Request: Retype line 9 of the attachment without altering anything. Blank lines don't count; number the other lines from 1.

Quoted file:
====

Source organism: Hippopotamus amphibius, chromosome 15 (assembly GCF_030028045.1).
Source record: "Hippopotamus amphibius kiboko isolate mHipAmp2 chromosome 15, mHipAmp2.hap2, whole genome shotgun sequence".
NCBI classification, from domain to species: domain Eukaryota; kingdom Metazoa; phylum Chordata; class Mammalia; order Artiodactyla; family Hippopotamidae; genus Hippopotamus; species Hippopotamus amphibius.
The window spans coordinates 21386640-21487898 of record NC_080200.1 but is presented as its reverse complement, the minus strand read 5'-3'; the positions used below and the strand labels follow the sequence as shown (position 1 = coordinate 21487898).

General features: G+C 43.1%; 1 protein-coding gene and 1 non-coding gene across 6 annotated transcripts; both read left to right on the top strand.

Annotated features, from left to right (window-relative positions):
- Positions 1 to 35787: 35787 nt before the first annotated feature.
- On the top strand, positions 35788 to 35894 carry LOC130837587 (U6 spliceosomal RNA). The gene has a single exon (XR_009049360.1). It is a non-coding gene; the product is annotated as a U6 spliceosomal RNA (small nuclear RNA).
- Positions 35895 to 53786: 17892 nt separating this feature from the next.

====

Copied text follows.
- Positions 35895 to 53786: 17892 nt separating this feature from the next.